I have not read the original text version of this book yet, so this is quite interesting to hear the comparison, as I have read the revised text version. (I've read all of the original Hardy Boys series in the revised text (by this mean, I mean #1 - #190).
One interesting thing I would like to note: Leslie McFarlane's Canadian nationality is evident in the title, The Flickering Torch Mystery. (At least I presume Canadians would to at least some degree follow suit to the British in some of their language quirks, just as Americans have plenty of their own.) It's been forever since I've read the revised text version of the book, so I don't recall if The Flickering Torch band was British (maybe it was). Anyway- I have commonly heard of an artifical light production and magnification tool being called a torch in British books. (Enid Blyton in her "Famous Five" and "Secret Seven" series and C.S. Lewis in his "The Chronicles of Narnia" series, for a few examples.) But I've seldom if ever heard it called a torch in American books. It would most likely be called a flashlight in the USA. But I don't know if "The Flickering Flashlight Mystery" would have the same ring... though it definitely has that alliteration working for it. :)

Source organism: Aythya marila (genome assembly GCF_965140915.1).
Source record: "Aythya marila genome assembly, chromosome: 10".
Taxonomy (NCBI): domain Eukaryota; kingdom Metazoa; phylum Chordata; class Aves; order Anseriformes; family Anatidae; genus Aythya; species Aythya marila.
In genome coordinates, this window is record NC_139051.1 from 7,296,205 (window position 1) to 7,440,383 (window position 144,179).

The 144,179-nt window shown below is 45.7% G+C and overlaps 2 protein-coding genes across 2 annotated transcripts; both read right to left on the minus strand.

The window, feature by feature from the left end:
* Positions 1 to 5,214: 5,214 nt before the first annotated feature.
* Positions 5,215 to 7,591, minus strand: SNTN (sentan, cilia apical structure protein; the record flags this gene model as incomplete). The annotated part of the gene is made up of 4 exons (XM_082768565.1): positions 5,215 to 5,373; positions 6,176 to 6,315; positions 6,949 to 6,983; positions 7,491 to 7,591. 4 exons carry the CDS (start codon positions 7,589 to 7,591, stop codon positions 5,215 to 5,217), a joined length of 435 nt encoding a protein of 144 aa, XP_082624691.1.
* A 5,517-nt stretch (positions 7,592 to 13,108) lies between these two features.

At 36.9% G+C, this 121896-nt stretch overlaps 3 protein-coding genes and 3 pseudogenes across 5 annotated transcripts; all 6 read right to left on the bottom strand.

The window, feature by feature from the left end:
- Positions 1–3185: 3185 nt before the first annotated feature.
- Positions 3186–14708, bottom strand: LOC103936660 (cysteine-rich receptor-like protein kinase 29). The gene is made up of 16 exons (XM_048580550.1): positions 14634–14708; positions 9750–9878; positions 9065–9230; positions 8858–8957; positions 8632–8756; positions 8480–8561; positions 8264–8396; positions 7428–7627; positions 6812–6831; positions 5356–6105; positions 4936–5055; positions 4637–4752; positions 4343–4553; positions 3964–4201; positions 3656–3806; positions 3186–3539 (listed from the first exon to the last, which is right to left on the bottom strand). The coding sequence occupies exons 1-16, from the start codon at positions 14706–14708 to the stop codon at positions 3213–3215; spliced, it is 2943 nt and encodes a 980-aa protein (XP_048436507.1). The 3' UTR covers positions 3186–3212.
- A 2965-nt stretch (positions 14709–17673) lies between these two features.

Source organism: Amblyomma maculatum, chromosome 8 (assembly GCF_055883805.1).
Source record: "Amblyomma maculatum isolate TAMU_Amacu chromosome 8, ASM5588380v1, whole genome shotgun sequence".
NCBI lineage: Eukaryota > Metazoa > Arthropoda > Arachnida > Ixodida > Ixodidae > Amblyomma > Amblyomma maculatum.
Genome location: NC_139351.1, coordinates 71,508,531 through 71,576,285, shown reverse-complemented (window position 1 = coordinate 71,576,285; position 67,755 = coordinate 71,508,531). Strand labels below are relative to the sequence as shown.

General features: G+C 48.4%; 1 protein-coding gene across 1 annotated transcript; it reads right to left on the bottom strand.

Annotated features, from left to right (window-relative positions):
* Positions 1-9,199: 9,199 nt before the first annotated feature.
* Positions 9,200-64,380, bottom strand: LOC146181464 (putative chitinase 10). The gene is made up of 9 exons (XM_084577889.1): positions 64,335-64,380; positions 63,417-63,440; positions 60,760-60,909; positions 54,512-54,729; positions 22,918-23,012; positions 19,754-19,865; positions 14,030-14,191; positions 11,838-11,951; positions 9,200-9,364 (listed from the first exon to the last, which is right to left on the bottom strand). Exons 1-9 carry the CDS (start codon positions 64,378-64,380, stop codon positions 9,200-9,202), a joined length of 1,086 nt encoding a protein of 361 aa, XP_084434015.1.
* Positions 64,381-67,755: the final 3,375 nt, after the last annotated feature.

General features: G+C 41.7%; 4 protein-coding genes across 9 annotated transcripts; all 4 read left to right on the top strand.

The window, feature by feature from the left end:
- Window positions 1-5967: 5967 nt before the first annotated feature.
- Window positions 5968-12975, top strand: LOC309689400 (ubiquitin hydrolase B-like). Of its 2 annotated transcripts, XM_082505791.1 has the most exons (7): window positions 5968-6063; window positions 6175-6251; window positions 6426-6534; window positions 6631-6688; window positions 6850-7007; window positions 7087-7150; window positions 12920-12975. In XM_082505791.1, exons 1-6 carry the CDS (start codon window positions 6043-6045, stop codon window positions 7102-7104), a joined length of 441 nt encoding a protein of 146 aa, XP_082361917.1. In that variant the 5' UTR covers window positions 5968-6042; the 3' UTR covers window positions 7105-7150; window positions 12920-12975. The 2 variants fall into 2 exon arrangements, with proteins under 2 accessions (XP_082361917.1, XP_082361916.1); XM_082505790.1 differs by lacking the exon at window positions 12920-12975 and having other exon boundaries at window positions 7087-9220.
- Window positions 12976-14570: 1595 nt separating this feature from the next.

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Offline tomswift2002

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Re: The Flickering Torch Mystery (1943 Original Text)
« Reply #2 on: September 04, 2016, 06:49:57 AM »
I just finished this book this morning.  In 1943 The Flickering Flashlight Mystery would've made no sense for the book's title, as Frank and Joe do use flashlights in the book, but the "Flickering Torch" referred to in the title is an actual torch as miners used in mines in the 19th century, or as you might've seen people carrying in the pre-flashlight era.  I've seen early American books (like the Tom Swift Sr. books) refer to flashlights as "electric torches".
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Offline MacGyver

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Re: The Flickering Torch Mystery (1943 Original Text)
« Reply #3 on: September 06, 2016, 08:45:16 AM »